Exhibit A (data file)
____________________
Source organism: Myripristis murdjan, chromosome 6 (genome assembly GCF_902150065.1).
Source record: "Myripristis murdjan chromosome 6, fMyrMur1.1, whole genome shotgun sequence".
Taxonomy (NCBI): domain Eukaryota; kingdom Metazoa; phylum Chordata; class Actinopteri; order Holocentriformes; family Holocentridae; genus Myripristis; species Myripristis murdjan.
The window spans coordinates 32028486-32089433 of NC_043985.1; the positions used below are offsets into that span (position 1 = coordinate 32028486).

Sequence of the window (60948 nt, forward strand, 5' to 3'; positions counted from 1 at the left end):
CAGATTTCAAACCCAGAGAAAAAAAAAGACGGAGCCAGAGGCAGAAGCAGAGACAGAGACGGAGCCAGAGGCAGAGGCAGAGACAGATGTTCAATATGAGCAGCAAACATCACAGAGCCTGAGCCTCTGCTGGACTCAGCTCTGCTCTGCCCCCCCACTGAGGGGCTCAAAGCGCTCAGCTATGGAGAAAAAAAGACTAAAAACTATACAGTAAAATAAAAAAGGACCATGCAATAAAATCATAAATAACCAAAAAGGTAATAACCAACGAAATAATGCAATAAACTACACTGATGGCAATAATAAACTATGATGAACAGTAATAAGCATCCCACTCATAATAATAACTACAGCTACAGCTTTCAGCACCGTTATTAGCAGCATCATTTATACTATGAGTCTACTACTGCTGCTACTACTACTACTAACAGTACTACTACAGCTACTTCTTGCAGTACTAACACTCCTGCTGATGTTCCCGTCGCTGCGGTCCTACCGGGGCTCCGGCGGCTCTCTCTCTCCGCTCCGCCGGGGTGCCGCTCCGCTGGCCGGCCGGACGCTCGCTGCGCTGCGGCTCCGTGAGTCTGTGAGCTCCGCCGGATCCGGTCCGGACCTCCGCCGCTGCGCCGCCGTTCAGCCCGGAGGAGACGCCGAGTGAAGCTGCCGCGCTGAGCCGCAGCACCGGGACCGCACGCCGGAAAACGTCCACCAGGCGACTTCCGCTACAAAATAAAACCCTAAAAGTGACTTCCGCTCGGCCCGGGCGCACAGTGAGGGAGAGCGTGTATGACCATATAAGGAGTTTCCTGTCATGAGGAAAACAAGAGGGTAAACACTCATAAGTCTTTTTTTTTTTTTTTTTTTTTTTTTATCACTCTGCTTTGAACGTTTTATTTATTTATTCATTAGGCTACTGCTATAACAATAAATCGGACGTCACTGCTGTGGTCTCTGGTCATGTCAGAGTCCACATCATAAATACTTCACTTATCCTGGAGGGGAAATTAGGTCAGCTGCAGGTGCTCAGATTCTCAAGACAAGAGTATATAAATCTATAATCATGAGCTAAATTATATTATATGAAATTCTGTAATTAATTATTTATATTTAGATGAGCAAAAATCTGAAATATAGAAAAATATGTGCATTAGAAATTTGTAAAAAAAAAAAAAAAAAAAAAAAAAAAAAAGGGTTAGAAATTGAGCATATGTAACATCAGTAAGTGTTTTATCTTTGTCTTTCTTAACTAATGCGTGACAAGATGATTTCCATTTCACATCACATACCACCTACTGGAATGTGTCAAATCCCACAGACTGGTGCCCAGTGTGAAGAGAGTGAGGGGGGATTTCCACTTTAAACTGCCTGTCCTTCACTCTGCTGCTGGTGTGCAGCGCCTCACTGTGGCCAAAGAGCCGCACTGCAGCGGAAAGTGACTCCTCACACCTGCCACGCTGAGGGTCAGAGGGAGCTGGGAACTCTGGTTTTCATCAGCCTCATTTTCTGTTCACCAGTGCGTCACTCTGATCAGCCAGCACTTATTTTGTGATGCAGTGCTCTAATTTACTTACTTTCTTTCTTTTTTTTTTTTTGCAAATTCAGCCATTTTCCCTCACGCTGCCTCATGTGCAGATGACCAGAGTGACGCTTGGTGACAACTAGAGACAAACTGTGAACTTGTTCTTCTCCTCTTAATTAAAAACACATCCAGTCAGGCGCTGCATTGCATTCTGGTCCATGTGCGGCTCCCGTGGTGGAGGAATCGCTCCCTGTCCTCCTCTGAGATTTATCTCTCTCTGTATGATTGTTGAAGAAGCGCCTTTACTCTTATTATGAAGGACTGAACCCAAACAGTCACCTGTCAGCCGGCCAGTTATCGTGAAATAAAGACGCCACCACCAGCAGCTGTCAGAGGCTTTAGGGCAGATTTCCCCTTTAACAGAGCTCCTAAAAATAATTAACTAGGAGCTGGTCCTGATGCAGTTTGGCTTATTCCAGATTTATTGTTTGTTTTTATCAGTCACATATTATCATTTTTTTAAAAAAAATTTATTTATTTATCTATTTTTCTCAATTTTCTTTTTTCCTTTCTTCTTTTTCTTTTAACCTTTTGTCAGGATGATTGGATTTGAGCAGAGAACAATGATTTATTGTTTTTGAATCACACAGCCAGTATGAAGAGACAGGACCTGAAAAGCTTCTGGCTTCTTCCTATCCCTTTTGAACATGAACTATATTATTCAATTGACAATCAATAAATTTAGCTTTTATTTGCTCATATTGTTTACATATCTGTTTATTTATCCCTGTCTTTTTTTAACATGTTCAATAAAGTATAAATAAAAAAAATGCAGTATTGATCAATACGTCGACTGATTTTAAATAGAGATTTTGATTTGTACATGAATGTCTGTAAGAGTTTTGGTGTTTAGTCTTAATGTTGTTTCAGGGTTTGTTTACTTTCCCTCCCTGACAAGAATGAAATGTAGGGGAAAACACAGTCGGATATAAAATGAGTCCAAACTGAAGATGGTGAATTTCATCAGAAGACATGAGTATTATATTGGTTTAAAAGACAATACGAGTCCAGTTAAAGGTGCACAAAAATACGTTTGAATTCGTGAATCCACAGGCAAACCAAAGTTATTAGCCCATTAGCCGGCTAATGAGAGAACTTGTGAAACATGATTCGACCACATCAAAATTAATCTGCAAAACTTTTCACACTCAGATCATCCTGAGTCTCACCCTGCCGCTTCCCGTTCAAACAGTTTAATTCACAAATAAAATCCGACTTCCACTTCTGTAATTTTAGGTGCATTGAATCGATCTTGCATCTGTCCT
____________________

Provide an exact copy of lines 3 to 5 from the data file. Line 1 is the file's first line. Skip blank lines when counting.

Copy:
Taxonomy (NCBI): domain Eukaryota; kingdom Metazoa; phylum Chordata; class Actinopteri; order Holocentriformes; family Holocentridae; genus Myripristis; species Myripristis murdjan.
The window spans coordinates 32028486-32089433 of NC_043985.1; the positions used below are offsets into that span (position 1 = coordinate 32028486).

Sequence of the window (60948 nt, forward strand, 5' to 3'; positions counted from 1 at the left end):